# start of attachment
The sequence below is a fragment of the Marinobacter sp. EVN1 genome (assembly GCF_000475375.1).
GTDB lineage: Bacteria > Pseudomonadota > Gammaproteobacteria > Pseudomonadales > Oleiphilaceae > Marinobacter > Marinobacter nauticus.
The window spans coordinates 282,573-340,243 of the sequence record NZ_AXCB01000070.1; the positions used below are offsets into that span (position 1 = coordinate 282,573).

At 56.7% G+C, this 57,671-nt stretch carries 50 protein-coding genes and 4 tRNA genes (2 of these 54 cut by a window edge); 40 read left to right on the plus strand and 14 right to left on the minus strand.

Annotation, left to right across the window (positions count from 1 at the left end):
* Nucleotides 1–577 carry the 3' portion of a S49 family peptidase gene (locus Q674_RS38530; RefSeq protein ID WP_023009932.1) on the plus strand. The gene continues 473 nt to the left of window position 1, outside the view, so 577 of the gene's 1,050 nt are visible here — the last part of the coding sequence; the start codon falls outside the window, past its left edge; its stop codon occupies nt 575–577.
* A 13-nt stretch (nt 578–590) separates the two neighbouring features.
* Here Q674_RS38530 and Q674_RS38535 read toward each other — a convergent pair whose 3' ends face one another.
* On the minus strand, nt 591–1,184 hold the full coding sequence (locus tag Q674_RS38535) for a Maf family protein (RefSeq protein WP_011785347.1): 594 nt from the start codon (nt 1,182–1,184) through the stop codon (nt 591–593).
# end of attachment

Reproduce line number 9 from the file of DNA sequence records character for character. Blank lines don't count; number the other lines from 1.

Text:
* On the minus strand, nt 591–1,184 hold the full coding sequence (locus tag Q674_RS38535) for a Maf family protein (RefSeq protein WP_011785347.1): 594 nt from the start codon (nt 1,182–1,184) through the stop codon (nt 591–593).